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From the Take 5 panel

My contribution to the two-hour "Take Five" panel of agents at RWA


5 Things That Can Make You More Attractive to Agents and Editors

1) Write a fantastic novel

In the end, it's all about the product.  A great concept, a strong, fresh voice, a well-developed plot with perfect pacing and a satisfying conclusion.  It can be difficult not to rush your novel out the door, particularly when it's been requested at conference, but remember, you probably only get one chance to impress a particular agent or editor.  S/he won't sign you just because you had a laugh or a drink at the con.  That only gets you a foot in the door.  It's your work that will have to blow us away, not just with the quality, but with the marketing possibilities, which leads me to…

2) A great hook

Is your heroine, maybe, a police sketch artist or your hero a panther shifter wanted for a murder he didn't commit?  We're looking for new and oooh; we want something we haven't seen a million times before and something that will intrigue not only us, but marketing departments and book buyers.  Acquisitions are about more than a single agent or editor loving and championing your work.  Editors require second and often third reads to get others behind your work.  They need to run P&Ls (Profit and Loss statements) and present the work at meetings where it's decided whether offers can be made and for how much.  Work on tag lines – brief single phrase or sentence descriptions of your work that pack a whollop for query letters and pitches.  If your work can't be described in a juicy sound bite – not that we don't all know it isn't more complex than that – it may not have a high concept or a clear enough hook for the market.

3) Speaking of which, do you have a platform? 

Maybe you write for a magazine or have some other claim to fame or connections that can be used to promote your work.  Let us know.  Our decision will be based primarily on how much we love the work, but you've first got to get us to request it.  Then we'll have to consider not only whether we like it and think it can sell, but whether we think it will stand out in the marketplace and that we can really build your career.  Knowing that you've got a leg up on building an audience can be very helpful.

4) Contest wins and previous credits

Again, we still have to fall in love with the work itself, but knowing that you've placed first or second in a contest we really respect can get your foot in the door, maybe even get your work requested by the contest judge(s).  It appeals to agents because a) it indicates that this is a quality work that's worth considering and has received a level of editorial feedback already and b) it gives us fodder for our own pitches to editors down the line should we decide to represent you.  Likewise with credits.  Already we know that you're writing publishable work, so the question will be, "Is it for us?"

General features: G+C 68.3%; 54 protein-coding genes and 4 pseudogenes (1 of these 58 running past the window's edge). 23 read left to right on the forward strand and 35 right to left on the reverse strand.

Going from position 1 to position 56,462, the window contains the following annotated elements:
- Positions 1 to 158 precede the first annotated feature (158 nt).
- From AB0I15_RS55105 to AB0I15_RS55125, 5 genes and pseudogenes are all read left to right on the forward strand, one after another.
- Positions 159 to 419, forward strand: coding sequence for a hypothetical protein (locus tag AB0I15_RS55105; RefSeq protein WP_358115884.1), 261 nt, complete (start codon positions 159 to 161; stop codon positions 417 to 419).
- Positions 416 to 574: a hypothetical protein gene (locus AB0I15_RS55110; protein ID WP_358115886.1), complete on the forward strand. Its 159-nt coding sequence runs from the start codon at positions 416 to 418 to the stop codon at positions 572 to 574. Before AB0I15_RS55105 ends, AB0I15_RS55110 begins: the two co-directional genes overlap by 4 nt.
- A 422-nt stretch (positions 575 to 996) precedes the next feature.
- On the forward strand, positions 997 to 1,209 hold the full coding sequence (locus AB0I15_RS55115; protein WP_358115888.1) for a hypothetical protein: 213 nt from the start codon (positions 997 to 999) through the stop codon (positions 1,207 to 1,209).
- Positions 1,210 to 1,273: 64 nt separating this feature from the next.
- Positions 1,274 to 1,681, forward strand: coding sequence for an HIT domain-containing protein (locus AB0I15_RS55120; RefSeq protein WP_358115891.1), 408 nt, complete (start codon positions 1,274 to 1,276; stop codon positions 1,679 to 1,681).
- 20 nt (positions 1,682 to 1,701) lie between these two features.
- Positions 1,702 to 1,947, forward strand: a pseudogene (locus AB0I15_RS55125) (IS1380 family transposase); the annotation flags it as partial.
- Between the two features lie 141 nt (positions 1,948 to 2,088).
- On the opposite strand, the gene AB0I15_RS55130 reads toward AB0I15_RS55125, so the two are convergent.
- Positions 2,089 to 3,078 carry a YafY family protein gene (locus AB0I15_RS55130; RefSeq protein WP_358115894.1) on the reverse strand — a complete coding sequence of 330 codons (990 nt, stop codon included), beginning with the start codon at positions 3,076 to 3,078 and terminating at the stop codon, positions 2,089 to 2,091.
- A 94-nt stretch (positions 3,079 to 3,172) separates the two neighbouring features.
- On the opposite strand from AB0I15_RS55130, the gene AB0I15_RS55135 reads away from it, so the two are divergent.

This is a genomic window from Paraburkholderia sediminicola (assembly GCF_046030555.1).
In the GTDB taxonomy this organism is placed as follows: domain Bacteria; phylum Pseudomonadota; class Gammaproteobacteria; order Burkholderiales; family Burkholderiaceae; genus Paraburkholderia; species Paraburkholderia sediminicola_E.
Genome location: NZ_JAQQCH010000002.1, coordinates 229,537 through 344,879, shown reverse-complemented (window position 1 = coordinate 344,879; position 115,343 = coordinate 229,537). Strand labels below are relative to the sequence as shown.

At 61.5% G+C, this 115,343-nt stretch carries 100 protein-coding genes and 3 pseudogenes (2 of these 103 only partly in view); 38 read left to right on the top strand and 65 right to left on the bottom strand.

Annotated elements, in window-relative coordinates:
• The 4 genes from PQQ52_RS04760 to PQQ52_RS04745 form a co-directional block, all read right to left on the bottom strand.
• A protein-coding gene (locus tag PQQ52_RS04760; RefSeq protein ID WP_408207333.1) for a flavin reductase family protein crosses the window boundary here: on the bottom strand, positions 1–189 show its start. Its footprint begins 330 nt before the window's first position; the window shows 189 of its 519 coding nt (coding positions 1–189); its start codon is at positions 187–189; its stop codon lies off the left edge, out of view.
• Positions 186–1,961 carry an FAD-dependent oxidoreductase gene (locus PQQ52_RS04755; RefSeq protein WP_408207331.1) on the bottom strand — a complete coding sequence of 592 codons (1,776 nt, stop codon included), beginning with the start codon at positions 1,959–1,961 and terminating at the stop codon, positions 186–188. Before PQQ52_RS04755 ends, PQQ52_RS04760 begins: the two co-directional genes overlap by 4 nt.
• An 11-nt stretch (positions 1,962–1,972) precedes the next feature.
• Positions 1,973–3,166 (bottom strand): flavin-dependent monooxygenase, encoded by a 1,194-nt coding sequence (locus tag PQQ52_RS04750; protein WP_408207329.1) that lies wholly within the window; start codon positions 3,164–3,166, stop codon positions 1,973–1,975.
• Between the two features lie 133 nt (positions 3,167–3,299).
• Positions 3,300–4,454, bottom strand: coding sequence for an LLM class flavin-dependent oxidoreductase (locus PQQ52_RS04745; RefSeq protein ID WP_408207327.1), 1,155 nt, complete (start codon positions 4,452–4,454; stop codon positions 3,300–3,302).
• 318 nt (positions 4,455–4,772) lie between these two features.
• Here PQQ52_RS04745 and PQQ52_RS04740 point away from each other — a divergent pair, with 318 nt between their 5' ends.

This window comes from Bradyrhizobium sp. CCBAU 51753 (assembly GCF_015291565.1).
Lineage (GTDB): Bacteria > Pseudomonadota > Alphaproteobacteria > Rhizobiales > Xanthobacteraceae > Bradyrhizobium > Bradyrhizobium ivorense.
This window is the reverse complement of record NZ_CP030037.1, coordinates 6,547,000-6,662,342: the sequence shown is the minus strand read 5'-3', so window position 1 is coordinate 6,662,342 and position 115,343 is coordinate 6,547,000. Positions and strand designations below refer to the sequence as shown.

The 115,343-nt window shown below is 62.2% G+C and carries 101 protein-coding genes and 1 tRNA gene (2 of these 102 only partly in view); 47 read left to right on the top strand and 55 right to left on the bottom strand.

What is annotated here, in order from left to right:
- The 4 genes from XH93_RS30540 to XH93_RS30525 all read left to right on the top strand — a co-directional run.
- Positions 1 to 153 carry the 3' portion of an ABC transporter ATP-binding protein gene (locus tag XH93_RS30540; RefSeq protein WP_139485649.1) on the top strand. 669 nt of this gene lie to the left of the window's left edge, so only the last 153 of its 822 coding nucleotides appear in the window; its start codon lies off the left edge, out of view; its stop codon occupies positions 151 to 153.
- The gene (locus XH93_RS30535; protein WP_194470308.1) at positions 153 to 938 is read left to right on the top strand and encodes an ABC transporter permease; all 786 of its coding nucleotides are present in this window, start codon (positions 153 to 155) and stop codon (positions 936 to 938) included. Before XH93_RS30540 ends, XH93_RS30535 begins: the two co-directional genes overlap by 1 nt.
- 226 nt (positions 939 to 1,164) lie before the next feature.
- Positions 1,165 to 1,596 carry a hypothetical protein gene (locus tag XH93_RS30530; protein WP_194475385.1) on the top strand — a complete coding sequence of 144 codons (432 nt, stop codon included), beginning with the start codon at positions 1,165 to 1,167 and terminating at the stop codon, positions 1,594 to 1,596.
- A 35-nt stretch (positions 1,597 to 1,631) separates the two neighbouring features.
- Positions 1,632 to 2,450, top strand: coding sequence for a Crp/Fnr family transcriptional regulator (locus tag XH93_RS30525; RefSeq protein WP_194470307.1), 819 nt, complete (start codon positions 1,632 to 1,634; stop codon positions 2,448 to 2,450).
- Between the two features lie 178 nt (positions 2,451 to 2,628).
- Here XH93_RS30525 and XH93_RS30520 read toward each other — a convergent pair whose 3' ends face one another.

5) Personality

I say it here, but it really pervades all the other points as well.  We can tell a lot from a meeting and a query letter – whether you've got a good attitude and a sense of humor, for instance, or whether you'll be arrogant and difficult to work with.  It's not a perfect system, but just like with fiction where voice is all-important, personality and attitude matter.  We're in it for the long term.  Agents and editors want to build your career, build you to bestsellerdom, and want to know that you're going to help pave the road rather than put up road blocks.

Unfortunately, Deidre Knight from The Knight Agency was sick the day of the panel, but Kristin Nelson, who moderated, has posted her top five pearls of wisdom on how authors can get derailed by comparisons with other writers.  Check it out.


simple counter


( 14 comments — Leave a comment )
Aug. 5th, 2008 12:22 pm (UTC)
As always, you are fantastic. This is great advice. I try to tell people that the *sale* is about the book, but after that, it's their responsibility to build a relationship and career with the people who've expressed confidence in their work.

Mind if I repost a link?
Aug. 5th, 2008 01:00 pm (UTC)
Thanks! Absolutely good to repost.
(Deleted comment)
Aug. 5th, 2008 03:17 pm (UTC)
Aug. 5th, 2008 03:48 pm (UTC)
Really Good Info! :-)

I'm going to post a link for my writer friends. I've heard many writers early on the publishing journey contemplate on these things. Hearing it from the horse's mouth (so to speak), from someone on the inside, is priceless. Thank you!